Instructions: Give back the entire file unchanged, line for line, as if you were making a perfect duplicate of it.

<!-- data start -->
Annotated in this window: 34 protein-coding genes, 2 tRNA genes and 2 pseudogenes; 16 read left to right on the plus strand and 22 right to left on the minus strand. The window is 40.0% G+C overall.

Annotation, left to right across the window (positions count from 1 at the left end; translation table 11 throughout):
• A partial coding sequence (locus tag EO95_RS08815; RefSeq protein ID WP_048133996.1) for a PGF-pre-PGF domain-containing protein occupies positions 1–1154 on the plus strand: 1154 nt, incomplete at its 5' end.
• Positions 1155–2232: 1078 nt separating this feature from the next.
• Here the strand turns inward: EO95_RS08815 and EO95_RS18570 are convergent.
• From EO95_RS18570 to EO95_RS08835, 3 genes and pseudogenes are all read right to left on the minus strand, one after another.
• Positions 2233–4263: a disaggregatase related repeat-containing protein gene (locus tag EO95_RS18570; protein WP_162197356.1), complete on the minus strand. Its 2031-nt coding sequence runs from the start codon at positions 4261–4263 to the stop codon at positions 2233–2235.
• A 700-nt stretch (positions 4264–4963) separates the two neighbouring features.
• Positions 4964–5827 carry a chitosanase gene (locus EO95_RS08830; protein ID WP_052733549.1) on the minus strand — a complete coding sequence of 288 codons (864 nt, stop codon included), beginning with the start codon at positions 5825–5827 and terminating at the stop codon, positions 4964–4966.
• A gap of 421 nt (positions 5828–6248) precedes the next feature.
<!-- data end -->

Annotated in this window: 34 protein-coding genes, 2 tRNA genes and 2 pseudogenes; 16 read left to right on the plus strand and 22 right to left on the minus strand. The window is 40.0% G+C overall.

Annotation, left to right across the window (positions count from 1 at the left end; translation table 11 throughout):
• A partial coding sequence (locus tag EO95_RS08815; RefSeq protein ID WP_048133996.1) for a PGF-pre-PGF domain-containing protein occupies positions 1–1154 on the plus strand: 1154 nt, incomplete at its 5' end.
• Positions 1155–2232: 1078 nt separating this feature from the next.
• Here the strand turns inward: EO95_RS08815 and EO95_RS18570 are convergent.
• From EO95_RS18570 to EO95_RS08835, 3 genes and pseudogenes are all read right to left on the minus strand, one after another.
• Positions 2233–4263: a disaggregatase related repeat-containing protein gene (locus tag EO95_RS18570; protein WP_162197356.1), complete on the minus strand. Its 2031-nt coding sequence runs from the start codon at positions 4261–4263 to the stop codon at positions 2233–2235.
• A 700-nt stretch (positions 4264–4963) separates the two neighbouring features.
• Positions 4964–5827 carry a chitosanase gene (locus EO95_RS08830; protein ID WP_052733549.1) on the minus strand — a complete coding sequence of 288 codons (864 nt, stop codon included), beginning with the start codon at positions 5825–5827 and terminating at the stop codon, positions 4964–4966.
• A gap of 421 nt (positions 5828–6248) precedes the next feature.